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This question is referring to the "Modules in C++" proposals floating around, and more broadly to C like languages that need a similar feature (like my toy language I'm currently... toying with). In my world, "header files" do not exist, forward declarations would be a pest to maintain when writing any kind of code, and a single module can consist of several source files.

The problem is as follows:

Source file A uses a function or class from source file B, in the same module currently being compiled.

Why is this a problem?

  • There is no module file for the things contained in file B, it will be generated when all source files are compiled.
  • I do not want to compile file B twice, nor force all files in a module to be compiled at the same time. This is to keep the eventual build simple and easy.
  • I do not want the user to be forced to compile file B first. I'm not saying cyclic dependencies should be allowed, I just want to be able to compile both files in parallel. Heck, automatic determination of the necessary compile order would imply compiling files more than once, which is something I'd like to avoid at all costs.

Any thoughts and of course solutions are very welcome!

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I'm not sure what kind of answer you're looking for; are you looking for suggestions on how the compiler for your toy language should work? – Oliver Charlesworth Feb 19 '12 at 16:45
He's asking the question in a rather language-agnostic fashion, as in "How is this kind of problem solved in other languages"? – Irfy Feb 19 '12 at 16:47
Well, the obvious solution would be training the compiler at clairvoyance. If, to compile A, you need info from B, and you are not allowed to look at B, you can only try to divine it out. – n.m. Feb 19 '12 at 18:31
The other obvious solution is to get rid of files altogether. A module source is stored in a database. Each named entity is stored as a separate record. The interface can be queried separately ftlrom the implementation. – n.m. Feb 19 '12 at 18:39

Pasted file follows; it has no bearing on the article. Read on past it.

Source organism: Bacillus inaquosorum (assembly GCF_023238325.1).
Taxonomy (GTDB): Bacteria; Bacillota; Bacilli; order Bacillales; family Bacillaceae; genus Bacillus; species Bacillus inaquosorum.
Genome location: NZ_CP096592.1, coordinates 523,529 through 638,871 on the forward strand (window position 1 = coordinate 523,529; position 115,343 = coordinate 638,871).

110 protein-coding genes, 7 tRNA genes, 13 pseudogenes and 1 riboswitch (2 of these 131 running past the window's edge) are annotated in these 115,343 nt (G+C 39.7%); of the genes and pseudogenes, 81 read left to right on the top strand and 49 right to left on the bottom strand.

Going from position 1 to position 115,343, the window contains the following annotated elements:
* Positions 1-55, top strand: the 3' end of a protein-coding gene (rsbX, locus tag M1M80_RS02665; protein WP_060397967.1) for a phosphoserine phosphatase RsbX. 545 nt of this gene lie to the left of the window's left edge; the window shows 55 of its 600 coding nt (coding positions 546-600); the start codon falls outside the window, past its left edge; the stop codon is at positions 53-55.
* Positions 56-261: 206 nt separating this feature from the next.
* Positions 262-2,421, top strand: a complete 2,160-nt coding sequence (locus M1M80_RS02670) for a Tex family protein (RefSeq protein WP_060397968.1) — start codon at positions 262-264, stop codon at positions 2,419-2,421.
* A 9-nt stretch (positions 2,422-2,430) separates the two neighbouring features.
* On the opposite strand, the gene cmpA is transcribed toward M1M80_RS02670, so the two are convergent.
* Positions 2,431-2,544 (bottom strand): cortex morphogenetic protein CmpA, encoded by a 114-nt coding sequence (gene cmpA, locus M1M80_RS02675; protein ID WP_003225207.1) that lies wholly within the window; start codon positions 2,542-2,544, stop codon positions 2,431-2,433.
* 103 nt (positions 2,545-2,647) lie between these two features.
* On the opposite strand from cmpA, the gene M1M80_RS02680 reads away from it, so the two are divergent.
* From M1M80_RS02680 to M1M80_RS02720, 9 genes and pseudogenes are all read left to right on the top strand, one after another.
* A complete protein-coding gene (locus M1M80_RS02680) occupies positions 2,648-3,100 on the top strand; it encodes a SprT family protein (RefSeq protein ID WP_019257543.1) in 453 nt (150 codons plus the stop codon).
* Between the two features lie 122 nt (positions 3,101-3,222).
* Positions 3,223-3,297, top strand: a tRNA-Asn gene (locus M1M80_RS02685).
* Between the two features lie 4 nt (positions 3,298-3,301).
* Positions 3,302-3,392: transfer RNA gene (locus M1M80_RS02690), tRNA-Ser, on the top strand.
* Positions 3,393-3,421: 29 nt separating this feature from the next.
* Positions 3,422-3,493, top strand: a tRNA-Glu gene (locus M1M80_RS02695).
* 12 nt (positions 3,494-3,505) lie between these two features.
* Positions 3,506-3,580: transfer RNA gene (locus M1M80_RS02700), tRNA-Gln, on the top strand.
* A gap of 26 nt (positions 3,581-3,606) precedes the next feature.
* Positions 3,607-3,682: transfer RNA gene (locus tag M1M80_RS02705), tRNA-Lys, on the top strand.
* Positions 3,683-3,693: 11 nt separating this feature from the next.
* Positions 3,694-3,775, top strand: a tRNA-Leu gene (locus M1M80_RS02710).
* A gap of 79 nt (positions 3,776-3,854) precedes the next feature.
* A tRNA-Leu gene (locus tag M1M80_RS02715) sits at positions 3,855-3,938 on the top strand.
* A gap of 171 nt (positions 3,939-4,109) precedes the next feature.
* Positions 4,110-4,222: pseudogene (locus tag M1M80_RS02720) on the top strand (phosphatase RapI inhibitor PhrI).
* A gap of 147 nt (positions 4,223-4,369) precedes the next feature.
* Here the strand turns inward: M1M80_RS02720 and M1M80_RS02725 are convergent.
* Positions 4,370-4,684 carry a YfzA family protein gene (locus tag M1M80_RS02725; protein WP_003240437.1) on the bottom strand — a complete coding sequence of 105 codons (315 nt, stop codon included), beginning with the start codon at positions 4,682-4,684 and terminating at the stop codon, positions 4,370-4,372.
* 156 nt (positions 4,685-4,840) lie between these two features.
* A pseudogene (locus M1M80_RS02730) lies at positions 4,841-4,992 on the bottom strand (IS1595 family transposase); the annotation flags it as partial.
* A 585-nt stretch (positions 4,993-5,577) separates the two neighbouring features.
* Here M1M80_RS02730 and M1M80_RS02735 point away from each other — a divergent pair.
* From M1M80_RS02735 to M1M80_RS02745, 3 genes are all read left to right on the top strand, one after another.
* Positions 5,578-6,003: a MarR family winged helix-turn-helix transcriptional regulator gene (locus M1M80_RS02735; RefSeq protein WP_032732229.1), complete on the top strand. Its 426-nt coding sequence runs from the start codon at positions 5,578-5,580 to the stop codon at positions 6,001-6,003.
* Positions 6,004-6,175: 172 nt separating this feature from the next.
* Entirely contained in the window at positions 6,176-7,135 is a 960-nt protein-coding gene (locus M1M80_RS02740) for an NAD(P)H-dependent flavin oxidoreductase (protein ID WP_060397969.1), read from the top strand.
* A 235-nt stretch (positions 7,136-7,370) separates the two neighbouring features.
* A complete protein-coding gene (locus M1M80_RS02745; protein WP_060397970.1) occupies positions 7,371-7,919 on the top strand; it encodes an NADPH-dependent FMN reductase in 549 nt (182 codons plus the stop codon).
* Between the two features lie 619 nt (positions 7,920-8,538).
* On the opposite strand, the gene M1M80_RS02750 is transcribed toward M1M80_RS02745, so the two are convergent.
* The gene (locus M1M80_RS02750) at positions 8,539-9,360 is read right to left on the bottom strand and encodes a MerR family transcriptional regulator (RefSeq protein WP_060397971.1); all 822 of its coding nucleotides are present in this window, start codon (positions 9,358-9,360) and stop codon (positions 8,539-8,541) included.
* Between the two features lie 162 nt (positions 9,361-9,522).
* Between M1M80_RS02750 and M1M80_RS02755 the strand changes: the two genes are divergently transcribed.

While all the files are being compiled just once, it's likely they are compiled in several steps, one step being building a list of what is declared in every file. Another way is like Java: compiling on demand. If class A needs class B and you compile A but B is not compiled, then compile B. Note that Java requires an equivalence between class and file name. – J.N. Feb 20 '12 at 12:27

2 Answers 2

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Forgetting cycles... (which is the part I like thinking about most):

Automatic determination of the necessary compile order DOES NOT imply compiling files more than once.

All it requires is detecting if the file B that A depends on has (a) already been compiled, or (b) is in the process of being compiled, or (c) has not started being compiled yet. And I suppose (d) you might not have planned to compile B at all.

If (a), fine, no problemo.

If any other case, the compilation of A must be suspended until the compilation of B has been completed. That's all.

I assume that you have some sort of parallel job manager or scheduler. If (d), you tell the job manager to schedule the compilation of B. If (c), you tell it to make the compilation of B higher priority than it already is. If (b), you just wait under the compilation of B that is already under way is done, and/or suspend the compilation of A, possibly switch to doing something else, until the compilation of B is finished.

If you don't have a sophisticated job manager, possibly just make -j 8, you might get into deadlock, because all of your 8 parallel jobs might be waiting on some dependent. In which case you might have to stop one of them, and latyer restart it completely.

But if you have a job manager that supports putting any number if jobs to sleep, then you do not need to compile twice. (Barring cycles, which require relaxation.)

I'm tempted to suggest that you remember the dependency graph from one compile to the next recompile. That would be a good heuristic. And simple not-quite-full compilation stuff like scanning for #includes might help get the right order. But you might regard that as against the spirit.

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I would compile file A in a manner that it has certain expectations of file B. If file A uses a function neatofunction that is passed an int, char* and std::string, and the result is stored in a short, then it notes that during the linking phase there must be a function somewhere called neatofunction who's three parameters are convertable from int, char*, and std::string, who's return type is convertable to a short.

If it uses a class vector<int>, then it notes that somewhere there must be a class named vector who's only non-default template parameter is a type satisfied by an int, who must have a default constructor (if you default construct it), destructor, and whatever members you use (assignment, begin, end, etc).

This delays a lot of (what are in C++) compiler errors to the link stage (and makes the link stage far trickier), but allows portable compilation. (And exported templates!) I'd imagine this is all much easier said than done however.

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